When methyldopa causes Coombs positivity alone or with hemolytic anemia, the red cell is usually coated with gamma globulin of the IgG (gamma G) class only. The positive Coombs test may not revert to normal until weeks to months after methyldopa is stopped. Should the need for transfusion arise in a patient receiving methyldopa, both a direct and an indirect Coombs test should be performed. In the absence of hemolytic anemia, usually only the direct Coombs test will be positive. A positive direct Coombs test alone will not interfere with typing or cross matching. If the indirect Coombs test is also positive, problems may arise in the major cross match and the assistance of a hematologist or transfusion expert will be needed.
Occasionally, fever has occurred within the first three weeks of methyldopa therapy, associated in some cases with eosinophilia or abnormalities in one or more liver function tests, such as serum alkaline phosphatase, serum transaminases (SGOT, SGPT), bilirubin, and prothrombin time. Jaundice, with or without fever, may occur with onset usually within the first two to three months of therapy. In some patients the findings are consistent with those of cholestasis. In others the findings are consistent with hepatitis and hepatocellular injury.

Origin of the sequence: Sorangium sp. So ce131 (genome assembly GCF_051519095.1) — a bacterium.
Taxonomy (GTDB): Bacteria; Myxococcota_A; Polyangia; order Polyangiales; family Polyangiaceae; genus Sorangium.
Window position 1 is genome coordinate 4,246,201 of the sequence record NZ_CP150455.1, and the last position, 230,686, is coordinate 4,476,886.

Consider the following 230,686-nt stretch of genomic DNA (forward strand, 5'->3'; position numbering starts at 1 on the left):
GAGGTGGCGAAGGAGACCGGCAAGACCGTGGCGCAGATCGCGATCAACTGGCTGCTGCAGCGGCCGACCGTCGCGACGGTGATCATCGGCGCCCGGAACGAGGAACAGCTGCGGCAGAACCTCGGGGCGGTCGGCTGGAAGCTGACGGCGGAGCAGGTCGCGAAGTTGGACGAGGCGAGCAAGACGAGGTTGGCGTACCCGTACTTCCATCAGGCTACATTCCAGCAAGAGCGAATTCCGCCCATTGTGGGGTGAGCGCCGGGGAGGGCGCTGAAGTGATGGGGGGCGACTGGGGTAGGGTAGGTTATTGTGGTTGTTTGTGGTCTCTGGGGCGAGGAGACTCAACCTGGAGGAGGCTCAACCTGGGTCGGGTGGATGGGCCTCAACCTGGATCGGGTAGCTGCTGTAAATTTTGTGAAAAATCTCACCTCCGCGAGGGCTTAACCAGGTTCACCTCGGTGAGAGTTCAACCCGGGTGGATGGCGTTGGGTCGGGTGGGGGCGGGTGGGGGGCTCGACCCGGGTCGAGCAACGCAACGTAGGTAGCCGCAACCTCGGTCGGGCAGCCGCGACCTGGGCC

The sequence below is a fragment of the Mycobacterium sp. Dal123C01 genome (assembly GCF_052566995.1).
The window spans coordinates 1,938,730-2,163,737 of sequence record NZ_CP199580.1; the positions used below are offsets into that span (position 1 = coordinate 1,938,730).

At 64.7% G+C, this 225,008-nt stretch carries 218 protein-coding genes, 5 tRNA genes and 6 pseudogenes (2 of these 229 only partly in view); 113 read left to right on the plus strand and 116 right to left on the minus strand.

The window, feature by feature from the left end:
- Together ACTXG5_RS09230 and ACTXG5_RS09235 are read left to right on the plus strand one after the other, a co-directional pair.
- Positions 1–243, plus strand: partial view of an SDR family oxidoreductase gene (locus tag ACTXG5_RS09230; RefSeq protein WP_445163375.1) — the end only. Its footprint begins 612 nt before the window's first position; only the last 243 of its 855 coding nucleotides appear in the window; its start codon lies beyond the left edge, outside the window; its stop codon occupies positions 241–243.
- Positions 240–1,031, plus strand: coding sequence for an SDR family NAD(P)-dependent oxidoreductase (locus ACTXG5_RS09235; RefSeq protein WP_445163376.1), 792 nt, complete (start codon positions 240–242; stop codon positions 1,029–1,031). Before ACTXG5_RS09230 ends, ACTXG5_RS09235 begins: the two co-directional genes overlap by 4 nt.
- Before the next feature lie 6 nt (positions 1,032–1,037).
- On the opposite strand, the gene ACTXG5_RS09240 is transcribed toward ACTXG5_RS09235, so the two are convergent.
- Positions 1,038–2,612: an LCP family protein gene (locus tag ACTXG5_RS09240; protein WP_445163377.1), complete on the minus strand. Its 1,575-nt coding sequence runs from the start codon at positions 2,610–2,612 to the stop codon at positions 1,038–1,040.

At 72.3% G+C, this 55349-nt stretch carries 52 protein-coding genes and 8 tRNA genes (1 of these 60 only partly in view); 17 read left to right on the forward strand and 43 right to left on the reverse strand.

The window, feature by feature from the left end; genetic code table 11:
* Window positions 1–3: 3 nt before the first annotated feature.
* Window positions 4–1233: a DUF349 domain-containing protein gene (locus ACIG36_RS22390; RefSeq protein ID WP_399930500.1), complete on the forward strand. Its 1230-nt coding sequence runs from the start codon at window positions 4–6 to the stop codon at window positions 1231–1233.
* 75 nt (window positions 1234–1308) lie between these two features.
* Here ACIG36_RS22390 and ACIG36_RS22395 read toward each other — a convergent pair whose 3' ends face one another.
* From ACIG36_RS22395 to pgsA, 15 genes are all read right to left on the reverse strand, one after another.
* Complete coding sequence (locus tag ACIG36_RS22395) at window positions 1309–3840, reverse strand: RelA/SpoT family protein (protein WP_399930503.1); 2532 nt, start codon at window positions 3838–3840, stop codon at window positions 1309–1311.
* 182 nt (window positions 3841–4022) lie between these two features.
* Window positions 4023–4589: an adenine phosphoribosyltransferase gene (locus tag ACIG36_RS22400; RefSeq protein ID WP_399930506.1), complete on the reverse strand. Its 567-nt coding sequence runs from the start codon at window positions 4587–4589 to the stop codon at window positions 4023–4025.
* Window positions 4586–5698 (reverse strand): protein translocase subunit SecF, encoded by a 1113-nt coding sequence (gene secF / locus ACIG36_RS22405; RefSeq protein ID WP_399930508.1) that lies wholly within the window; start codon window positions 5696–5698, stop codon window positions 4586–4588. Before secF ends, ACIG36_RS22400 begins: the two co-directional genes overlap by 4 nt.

Rarely, fatal hepatic necrosis has been reported after use of methyldopa. These hepatic changes may represent hypersensitivity reactions. Periodic determination of hepatic function should be done particularly during the first 6 to 12 weeks of therapy or whenever an unexplained fever occurs. If fever, abnormalities in liver function tests, or jaundice appear, stop therapy with methyldopa. If caused by methyldopa, the temperature and abnormalities in liver function characteristically have reverted to normal when the drug was discontinued. Methyldopa should not be reinstituted in such patients.
Rarely, a reversible reduction of the white blood cell count with a primary effect on the granulocytes has been seen. The granulocyte count returned promptly to normal on discontinuance of the drug. Rare cases of granulocytopenia have been reported. In each instance, upon stopping the drug, the white cell count returned to normal. Reversible thrombocytopenia has occurred rarely.